Not infrequently, I’m asked where I find inspiration.
These days I find it in the bold example set by Nikole Hannah-Jones, a Pulitzer Prize-winning New York Times Magazine writer, MacArthur genius grant winner and to my surprise and delight, now the inaugural Knight Chair in Race and Reporting at Howard University.
If you haven’t been following the lengths to which a white Arkansan publisher and major University of North Carolina at Chapel Hill donor went to keep Hannah-Jones, key author of The 1619 Project, from receiving the customary tenure that accompanies the Knight Chair at UNC, catch up here. This Associated Press headline captures it well: “Tenure struggle ends with Hannah-Jones charting new course.”
A new course.
Hannah-Jones did Tuesday what I’d hoped she would: She respectfully told UNC, her alma mater, which ultimately granted her tenure, to take it and stick it where the sun don’t shine. But not only that, she embodied the maxim: Success is the best revenge.
She will be a professor, but at Howard University, the nation’s premier HBCU. She brings with her $15 million from the Knight, Ford and MacArthur foundations to launch the Center for Journalism and Democracy.
“Many people, all with the best of intentions, have said that if I walk away from UNC, I will have let those who opposed me win,” Hannah-Jones said in a statement. “But I do not want to win someone else’s game. It is not my job to heal this university.”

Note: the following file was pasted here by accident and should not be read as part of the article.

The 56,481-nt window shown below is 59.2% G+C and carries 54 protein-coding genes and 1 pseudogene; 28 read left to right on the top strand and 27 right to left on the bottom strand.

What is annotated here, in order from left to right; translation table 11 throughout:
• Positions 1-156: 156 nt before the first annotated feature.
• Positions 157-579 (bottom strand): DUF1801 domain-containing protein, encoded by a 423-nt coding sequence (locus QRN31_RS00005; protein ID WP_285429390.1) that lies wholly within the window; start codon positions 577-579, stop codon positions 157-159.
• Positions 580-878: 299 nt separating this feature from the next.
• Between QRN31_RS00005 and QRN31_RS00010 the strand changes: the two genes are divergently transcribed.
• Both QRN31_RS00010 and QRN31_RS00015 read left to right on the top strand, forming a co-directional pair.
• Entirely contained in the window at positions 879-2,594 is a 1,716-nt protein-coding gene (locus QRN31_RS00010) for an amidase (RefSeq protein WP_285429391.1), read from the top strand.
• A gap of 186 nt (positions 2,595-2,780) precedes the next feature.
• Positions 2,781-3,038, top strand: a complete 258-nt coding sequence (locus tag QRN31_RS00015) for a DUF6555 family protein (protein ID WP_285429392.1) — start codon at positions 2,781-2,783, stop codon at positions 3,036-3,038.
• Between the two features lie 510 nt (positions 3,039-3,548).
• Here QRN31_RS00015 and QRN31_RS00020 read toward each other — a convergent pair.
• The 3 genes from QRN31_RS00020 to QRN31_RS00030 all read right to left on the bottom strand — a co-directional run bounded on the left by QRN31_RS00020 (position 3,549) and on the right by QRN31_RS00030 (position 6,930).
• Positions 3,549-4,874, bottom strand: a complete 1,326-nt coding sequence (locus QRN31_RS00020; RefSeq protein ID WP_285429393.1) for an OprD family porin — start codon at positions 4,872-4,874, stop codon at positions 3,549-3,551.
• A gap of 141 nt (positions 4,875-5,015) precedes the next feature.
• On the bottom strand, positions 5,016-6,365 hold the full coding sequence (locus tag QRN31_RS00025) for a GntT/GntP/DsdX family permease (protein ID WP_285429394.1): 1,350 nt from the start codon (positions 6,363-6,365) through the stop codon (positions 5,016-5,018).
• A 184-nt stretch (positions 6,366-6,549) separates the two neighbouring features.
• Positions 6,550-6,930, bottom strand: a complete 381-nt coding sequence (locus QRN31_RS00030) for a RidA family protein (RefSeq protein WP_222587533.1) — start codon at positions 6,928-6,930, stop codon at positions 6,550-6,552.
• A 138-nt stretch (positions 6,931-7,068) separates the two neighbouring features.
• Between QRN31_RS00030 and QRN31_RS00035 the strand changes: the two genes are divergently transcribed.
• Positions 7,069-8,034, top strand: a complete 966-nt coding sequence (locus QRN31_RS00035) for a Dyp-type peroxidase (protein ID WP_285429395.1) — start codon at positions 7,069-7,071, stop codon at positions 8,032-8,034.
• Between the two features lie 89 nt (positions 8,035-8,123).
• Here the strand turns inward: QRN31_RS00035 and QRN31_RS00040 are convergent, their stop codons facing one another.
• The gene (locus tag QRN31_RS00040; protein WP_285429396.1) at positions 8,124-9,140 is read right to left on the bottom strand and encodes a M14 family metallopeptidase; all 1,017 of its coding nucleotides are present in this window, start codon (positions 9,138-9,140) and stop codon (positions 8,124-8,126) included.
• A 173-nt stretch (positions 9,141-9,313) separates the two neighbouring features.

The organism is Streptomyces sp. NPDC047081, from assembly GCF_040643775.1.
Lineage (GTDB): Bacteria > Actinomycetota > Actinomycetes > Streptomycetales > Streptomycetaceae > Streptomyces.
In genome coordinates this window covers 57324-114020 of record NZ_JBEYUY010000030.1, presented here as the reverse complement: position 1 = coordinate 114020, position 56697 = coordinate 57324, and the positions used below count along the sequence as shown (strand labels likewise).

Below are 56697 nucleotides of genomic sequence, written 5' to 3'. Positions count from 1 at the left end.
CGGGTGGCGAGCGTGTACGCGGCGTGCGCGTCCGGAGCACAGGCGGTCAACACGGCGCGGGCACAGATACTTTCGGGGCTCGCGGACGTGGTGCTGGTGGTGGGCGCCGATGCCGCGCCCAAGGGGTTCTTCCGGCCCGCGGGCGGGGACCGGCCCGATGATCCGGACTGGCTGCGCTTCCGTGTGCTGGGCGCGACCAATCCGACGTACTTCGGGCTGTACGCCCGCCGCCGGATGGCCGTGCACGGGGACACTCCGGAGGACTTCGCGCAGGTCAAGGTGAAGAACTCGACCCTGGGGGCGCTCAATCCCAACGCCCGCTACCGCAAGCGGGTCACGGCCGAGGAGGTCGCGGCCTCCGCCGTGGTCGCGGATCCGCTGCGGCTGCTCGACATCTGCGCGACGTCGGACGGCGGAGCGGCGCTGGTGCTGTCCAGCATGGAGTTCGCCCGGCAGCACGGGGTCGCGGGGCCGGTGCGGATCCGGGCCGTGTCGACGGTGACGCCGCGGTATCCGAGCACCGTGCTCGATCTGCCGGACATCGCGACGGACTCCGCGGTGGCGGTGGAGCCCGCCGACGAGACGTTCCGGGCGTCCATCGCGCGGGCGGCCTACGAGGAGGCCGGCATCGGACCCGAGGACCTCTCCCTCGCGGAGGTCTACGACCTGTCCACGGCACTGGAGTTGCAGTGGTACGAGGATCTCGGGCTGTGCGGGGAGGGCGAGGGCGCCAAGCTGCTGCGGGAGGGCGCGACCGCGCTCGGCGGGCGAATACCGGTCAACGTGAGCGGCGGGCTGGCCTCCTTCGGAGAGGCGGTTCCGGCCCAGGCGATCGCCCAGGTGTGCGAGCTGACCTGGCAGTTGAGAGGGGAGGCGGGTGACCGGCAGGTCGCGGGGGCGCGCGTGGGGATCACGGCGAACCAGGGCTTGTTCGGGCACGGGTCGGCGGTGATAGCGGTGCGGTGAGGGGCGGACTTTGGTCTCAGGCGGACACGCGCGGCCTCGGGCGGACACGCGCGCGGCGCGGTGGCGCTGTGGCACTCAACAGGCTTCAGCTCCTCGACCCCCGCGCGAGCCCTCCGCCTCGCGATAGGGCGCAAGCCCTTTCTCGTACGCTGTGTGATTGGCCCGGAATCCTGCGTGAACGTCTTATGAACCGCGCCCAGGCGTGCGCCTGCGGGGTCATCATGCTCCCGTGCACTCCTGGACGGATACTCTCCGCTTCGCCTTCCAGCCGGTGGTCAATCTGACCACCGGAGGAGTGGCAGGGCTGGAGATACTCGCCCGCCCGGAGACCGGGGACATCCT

“For too long, Black Americans have been taught that success is defined by gaining entry to and succeeding in historically white institutions. I have done that, and now I am honored and grateful to join the long legacy of Black Americans who have defined success by working to build up their own.”
Amen. It’s an honor and privilege to build your own, and I am one of several women of color journalists doing it. The list includes CNN alumna Mitra Kalita of URL Media; Lauren Williams, formerly of Vox Media, and Akoto Ofori-Atta, formerly of The Trace, now co-founders of Capital B; my friend and advisor Jiquanda Johnson of Flint Beat in Michigan; and sounding boards Sarah Alvarez and Candice Fortman of Outlier Media in Detroit.
By building our own, my esteemed colleagues and Hannah-Jones follow in the proud tradition of Ida B. Wells-Barnett, a crusading investigative journalist whose truths about lynching riled white Memphians so much that in 1892, a white mob destroyed her newspaper offices, driving her from town.
The legacy of Dr. Martin Luther King Jr,. our publication’s namesake, undergirds our commitment to economic justice in our editorial coverage and business practices. But Wells-Barnett is our spiritual mother, fueling our commitment to use journalism as a tool for justice.
“The people must know before they can act,” Wells-Barnett said, “and there is no educator to compare with the press.”
I’ve served as a trainer for the Ida B. Wells Society, which Hannah-Jones co-founded in 2016 along with the AP’s Ron Nixon, the Tampa Bay Times’ Corey Johnson and ProPublica’s Topher Sanders. It was at a meeting that year in Memphis when they laid out the mission: To train the next generation of investigative journalists of color.
MLK50: Justice in Journalism stands ready to support Hannah-Jones’ work. Know that we’re looking for ways to collaborate with her and her students in her latest endeavor.
This story is brought to you by MLK50: Justice Through Journalism, a nonprofit newsroom focused on poverty, power and policy in Memphis. Support independent journalism by making a tax-deductible donation today. MLK50 is also supported by these generous donors.